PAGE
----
Now we just have to keep the mass of the planet hovering suspended above a star that is pulling it in at a significant fraction of Earth gee force. Well, that's not so trouble is it? We'll just make the lower surface of this Dyson sphere super reflective, so that the photons emitted from the white dwarf make the rounds internally many, many times before they come up through the ground. The result is enough light pressure to suspend a statite that weighs thousands of tons at each square meter of terrain. Hopefully this doesn't rile up the superheated white dwarf to the point where it comes into contact with the sphere - I know there's a way to calculate that also...

But provided the planet doesn't burst into a brief mini type Ia supernova, you've got yourself an Earth 1000 times bigger than any you've seen before, with comfortable heating from below. (Make sure to warn the greedy dwarves not to mine too deeply, or they'll release an explosive amount of light, tear open the sphere, release the light pressure, and soon dump the entire planet into the gullet of a white dwarf) Perhaps you can add an ornamental star for aesthetics. Otherwise you can power your plants with anti-solar cells (NOT making this up!).

• Could be a good idea, thanks Aug 1 at 6:42

There are many characteristics that astronimicalobjects have, and changes in one ae likely to results in changes to another.

A science fiction writer may want to consider where they want their story to be on the sliding scale of science fiction hardness.

https://tvtropes.org/pmwiki/pmwiki.php/SlidingScale/MohsScaleOfScienceFictionHardness

The higher the score they want for their story, the more thought theyshould put into designing their planet.

So I will suggest some alternatives to the desired giant planet with low gravity and a thick atmosphere, since the story might be able to do without every one of those properties of the world. And then I wull point out some some of he problems of trying to design a natural planet with the desired surface area, gravity, and atmosphere.

Part One: Maybe Gravity Doesn't have to be Low.

The surface gravity of Earth doesn't stop some sea cratures from evolving into giant forms, their maximum sizes are determned by other factors. The surface gravity of Earth didn't stop some mammal species from growing bigger thant he largest prent day elephants, and it didn't stop some dinsaur species becoming gigantic. The surface gravity of Earth does keep the sizes of flying animals rather small.

But the largest flying animals on Earth were a lot larger than the largest present flying animals.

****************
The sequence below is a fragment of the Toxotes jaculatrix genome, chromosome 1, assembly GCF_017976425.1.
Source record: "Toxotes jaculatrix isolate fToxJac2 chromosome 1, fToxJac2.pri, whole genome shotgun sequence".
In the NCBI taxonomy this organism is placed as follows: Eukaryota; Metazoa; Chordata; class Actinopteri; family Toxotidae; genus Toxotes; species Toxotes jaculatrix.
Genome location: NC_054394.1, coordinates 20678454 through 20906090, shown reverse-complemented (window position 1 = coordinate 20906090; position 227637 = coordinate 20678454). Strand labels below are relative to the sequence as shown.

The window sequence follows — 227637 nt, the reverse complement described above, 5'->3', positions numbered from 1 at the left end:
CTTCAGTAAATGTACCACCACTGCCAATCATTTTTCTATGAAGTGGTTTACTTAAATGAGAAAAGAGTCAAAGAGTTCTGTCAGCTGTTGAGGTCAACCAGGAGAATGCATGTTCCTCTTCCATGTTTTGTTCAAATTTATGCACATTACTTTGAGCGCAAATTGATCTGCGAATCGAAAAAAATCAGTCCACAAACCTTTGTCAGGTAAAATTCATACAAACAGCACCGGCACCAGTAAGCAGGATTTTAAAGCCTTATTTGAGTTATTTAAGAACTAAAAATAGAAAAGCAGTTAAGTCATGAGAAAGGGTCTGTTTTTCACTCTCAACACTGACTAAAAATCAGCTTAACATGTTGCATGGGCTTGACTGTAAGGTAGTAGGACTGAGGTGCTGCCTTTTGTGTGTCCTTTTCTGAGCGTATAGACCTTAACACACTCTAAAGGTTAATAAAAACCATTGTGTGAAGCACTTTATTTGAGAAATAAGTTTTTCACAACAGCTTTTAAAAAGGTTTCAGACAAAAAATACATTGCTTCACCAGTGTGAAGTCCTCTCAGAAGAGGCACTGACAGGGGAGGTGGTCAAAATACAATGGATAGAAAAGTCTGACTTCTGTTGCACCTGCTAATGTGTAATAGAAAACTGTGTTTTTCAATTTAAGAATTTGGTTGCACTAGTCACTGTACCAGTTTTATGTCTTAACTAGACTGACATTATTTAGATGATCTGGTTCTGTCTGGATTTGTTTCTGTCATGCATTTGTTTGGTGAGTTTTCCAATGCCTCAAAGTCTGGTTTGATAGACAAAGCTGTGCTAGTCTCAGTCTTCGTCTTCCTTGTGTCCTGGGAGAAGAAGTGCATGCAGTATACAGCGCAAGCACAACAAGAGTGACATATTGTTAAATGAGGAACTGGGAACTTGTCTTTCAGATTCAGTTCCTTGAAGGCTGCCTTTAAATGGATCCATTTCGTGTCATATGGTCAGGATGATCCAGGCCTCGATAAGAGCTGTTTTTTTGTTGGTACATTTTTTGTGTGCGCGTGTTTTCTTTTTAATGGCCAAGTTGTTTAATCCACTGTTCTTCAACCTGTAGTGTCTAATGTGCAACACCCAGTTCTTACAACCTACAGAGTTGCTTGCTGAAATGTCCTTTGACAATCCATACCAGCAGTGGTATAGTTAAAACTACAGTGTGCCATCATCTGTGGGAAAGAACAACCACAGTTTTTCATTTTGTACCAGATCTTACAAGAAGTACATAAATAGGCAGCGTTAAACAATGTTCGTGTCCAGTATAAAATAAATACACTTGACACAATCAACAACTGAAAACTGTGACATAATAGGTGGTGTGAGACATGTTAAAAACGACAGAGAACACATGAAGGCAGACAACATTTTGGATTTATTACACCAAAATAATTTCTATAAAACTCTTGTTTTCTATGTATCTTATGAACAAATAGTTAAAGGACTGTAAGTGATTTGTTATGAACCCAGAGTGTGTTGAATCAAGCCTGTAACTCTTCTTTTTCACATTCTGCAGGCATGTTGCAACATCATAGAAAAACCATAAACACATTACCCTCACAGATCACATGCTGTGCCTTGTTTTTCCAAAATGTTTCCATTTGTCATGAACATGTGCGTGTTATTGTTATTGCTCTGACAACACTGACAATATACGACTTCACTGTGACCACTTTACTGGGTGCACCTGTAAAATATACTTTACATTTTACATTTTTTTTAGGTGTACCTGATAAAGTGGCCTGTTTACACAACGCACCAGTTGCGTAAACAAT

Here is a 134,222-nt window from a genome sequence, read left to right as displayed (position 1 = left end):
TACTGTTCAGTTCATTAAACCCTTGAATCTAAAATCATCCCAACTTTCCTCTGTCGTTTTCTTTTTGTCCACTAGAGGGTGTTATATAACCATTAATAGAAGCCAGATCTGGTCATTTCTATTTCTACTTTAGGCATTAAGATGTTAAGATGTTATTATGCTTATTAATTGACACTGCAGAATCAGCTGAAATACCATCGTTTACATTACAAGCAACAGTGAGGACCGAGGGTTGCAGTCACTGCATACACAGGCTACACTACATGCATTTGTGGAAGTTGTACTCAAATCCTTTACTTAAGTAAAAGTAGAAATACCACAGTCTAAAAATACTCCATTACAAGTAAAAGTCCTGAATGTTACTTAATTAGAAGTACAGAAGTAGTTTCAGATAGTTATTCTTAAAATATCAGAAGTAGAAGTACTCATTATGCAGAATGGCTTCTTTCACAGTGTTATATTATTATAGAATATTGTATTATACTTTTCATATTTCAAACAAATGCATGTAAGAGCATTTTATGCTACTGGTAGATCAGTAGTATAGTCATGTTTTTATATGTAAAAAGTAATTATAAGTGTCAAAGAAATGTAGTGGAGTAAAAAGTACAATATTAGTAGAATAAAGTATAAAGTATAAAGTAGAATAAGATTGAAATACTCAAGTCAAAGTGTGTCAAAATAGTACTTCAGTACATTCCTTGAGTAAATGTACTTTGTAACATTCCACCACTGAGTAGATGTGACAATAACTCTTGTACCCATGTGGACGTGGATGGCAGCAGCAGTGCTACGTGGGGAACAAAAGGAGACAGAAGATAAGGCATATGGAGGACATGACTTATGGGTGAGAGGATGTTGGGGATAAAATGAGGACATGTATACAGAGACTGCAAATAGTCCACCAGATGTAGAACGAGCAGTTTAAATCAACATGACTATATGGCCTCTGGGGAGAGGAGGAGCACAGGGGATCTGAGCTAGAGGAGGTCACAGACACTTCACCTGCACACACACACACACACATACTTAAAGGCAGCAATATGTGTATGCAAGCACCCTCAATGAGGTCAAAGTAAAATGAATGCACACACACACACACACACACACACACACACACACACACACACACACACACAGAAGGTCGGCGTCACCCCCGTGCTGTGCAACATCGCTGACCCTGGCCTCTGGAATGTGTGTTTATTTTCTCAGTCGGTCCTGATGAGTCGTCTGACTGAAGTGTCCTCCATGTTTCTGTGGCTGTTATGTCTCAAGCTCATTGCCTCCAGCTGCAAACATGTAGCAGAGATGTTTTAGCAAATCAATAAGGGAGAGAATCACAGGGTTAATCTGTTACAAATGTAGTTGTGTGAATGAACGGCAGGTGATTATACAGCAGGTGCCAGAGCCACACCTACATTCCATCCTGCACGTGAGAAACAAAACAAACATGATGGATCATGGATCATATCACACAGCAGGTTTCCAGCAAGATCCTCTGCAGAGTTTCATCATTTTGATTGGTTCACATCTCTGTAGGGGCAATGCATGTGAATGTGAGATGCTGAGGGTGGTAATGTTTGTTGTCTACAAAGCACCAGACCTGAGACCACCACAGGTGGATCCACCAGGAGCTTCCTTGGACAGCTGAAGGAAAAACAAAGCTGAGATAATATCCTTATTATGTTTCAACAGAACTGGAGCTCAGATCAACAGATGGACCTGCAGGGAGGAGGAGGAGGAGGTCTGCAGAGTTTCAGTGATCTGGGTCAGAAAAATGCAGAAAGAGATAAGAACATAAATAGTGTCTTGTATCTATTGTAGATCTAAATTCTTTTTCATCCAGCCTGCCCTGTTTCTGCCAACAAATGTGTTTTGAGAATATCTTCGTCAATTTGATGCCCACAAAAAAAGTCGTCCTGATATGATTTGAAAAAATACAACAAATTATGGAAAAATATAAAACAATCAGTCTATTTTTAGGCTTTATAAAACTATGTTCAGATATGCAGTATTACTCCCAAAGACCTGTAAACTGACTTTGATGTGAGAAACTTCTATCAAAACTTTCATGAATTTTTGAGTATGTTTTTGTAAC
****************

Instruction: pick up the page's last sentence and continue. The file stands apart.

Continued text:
Floating animals, supported by giant gasbags of gas lighter than the atmosphere, culd get much larger than flying animals. And the denser the atmosphere becomes, the closer to an ocean, the easier it would be for those animals to move like swimming animals, or like squit using eets of water.

Also the higher the surface gravity of the planet, the easier it might be for desnity differences to enable anmals to flat in the air.

Part Two: Maybe the Planet Doesn't Have to be Big to Have Giant Animals.

As I remember, the planet Earth is about 71 percent ocean, and about 29 percent continents and islands. But if a planet had about half the surface area of Earth, and the proportion of land and sea was reversed, it would have a land surface equal to 0.359 of Earth's totalsurface, greater than Earth's land surface.

And the sizes of continents were about the same when the largest mammals lived. The age of dinosaurs lasted anout 180 million eyars and the contnents moved around a lot during that time. Atthe beginning of the age of dinasaurs all the continents weretogether in thesupercontinent called Pangaea which broke apart and some of the moving fragments eventually met and joined other fragments.

And whenever there were giant dinosaurs on a continent the same size as it is now, that was proof that giant land masses are not necessary for giant animals.

The prehistoric breakup of the supercontinent Gondwana resulted in the separation of East Gondwana (comprising Madagascar, Antarctica, Australia and the Indian subcontinent) and West Gondwana (Africa–South America) during the Jurassic period, around 185 million years ago. The Indo-Madagascar landmass separated from Antarctica and Australia around 125 million years ago[25] and Madagascar separated from the Indian landmass about 88 million years ago during the Late Cretaceous.[26] This long history of separation from other continents has allowed plants and animals on the island to evolve in relative isolation.

So any dinosaurs found in Madagascar or India after about 125 milion years ago would have been living on a small continent. And after Indiaa nd Madagascar separated about 88 milion years the land availabe in eachplace was evern less.

And it turns out that the legendary lost fossil of Bruhathkayosaurus, possibly the largest dinosaur ever, dates to the late Cretaceous, about 70 million years ago, in India. Weight estimates for Bruhathkayosaurus go from 30-55 tonnes, 95 metric tons, up to 126 metric tons, to 175-220 tonnes. Some of the larger estimates make it as massive as a blue whale - on land. So the comparatively small size of India didn't inhibit the giantism of Bruhathkayosaurus much.

There were sauropod dinosaurs in Madagascar after it separated from India, Rapetosaurus. They were small for sauropods, but much longer than even the largest prehistoric mammals, and weighed as much as the largest elephants.

Adn of course a small planet could have low surface gravity, helping land animals and flying aniamls grow larger.

Of course there is a limit to how small a planet with life can be, and to how low its surface gravity can be, because the planet has to have a high enough escape velocity to retain its atmosphere for geological eras of time.

Part Three: Maybe the Planet Doesn't to Have a High Escape Velocity (or even be a planet).

According to my calculations Mars has about 0.283 the surface area of Earth,larger than the entire land surface of Earth. Mercury has a surface area of 0.1466 that of Earth, Io has 0.0812 Earth's surface area, The Moon has 0.0739 Earth's surface area, Europa has 0.0576 Earth's surface area, and Ceres has 0.0053 Earth's surface area.